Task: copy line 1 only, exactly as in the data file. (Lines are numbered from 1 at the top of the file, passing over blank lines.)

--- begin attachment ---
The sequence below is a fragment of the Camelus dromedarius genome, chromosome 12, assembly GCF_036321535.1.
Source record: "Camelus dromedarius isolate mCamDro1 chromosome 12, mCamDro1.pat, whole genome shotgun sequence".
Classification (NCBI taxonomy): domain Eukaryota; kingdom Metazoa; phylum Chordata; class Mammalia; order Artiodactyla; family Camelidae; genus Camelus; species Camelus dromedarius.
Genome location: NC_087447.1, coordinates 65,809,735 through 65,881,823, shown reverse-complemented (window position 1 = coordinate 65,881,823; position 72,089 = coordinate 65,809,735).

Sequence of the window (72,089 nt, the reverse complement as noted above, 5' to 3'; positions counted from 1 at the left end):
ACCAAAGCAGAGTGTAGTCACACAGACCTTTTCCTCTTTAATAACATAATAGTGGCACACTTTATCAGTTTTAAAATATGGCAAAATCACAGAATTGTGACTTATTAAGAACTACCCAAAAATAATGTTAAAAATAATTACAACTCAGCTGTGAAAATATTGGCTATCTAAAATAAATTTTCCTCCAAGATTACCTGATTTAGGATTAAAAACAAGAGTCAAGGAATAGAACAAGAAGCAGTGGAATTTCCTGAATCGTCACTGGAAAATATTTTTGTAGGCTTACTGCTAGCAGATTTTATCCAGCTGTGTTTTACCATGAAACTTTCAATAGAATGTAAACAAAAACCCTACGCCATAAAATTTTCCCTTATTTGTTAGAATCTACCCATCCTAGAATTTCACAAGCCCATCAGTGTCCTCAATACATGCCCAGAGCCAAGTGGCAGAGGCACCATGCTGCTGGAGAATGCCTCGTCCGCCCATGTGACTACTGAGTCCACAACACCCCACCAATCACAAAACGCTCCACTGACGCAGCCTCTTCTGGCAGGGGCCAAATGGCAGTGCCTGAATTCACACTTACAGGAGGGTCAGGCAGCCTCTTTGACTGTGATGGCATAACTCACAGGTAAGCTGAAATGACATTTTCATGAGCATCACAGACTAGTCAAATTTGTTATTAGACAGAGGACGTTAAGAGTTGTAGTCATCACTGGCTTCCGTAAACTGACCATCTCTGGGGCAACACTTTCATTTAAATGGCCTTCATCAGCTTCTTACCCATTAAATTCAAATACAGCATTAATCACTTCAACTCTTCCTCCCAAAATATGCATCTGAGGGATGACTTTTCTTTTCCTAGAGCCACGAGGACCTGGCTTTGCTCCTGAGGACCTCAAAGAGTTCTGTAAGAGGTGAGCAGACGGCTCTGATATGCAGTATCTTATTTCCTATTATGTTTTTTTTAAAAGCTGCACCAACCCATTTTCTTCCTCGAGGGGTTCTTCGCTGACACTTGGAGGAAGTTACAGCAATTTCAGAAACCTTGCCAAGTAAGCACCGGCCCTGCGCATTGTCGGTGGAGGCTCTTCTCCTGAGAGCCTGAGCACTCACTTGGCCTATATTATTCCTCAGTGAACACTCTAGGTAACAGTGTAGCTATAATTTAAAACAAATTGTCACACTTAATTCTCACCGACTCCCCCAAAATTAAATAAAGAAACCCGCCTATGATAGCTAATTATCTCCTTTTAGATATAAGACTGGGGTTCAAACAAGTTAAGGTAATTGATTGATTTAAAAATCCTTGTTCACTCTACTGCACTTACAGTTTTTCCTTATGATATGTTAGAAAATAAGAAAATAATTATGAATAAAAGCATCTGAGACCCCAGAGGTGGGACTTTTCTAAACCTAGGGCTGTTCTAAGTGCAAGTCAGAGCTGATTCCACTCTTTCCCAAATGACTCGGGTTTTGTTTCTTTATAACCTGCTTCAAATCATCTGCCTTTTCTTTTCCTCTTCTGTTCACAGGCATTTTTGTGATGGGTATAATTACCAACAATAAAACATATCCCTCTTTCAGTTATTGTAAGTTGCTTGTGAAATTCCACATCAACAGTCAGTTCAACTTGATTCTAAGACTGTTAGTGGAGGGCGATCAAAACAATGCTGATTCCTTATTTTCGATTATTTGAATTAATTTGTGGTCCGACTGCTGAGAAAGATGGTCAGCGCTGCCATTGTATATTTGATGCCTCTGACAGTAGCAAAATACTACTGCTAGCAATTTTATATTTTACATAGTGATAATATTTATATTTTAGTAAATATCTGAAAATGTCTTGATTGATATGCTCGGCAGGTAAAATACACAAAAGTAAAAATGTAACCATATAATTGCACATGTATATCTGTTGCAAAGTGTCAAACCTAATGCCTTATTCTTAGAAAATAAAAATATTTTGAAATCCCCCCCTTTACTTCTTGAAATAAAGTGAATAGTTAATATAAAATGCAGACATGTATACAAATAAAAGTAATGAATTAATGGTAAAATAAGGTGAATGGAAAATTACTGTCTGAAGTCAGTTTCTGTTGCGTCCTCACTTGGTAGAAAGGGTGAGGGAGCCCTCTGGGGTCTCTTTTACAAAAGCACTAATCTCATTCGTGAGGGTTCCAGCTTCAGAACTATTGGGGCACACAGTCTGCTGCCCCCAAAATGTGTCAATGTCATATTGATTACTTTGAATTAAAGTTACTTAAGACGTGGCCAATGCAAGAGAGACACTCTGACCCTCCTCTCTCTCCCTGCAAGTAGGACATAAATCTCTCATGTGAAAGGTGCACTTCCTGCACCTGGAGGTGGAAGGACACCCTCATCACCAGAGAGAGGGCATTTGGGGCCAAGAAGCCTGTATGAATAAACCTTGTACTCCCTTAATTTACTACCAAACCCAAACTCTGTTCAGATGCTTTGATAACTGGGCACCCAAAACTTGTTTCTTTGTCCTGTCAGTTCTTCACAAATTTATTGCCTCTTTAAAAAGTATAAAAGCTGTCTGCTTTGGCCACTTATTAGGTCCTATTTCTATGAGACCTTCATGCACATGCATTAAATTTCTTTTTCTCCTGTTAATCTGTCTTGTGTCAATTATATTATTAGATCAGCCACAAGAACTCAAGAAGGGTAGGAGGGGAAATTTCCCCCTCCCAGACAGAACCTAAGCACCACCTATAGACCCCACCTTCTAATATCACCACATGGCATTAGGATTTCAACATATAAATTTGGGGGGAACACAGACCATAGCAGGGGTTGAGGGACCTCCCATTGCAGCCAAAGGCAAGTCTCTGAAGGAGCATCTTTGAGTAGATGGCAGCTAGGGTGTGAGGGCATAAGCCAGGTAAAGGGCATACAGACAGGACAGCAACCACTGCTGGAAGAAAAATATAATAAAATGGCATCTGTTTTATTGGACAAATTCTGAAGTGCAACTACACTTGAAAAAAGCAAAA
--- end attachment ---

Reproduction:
The sequence below is a fragment of the Camelus dromedarius genome, chromosome 12, assembly GCF_036321535.1.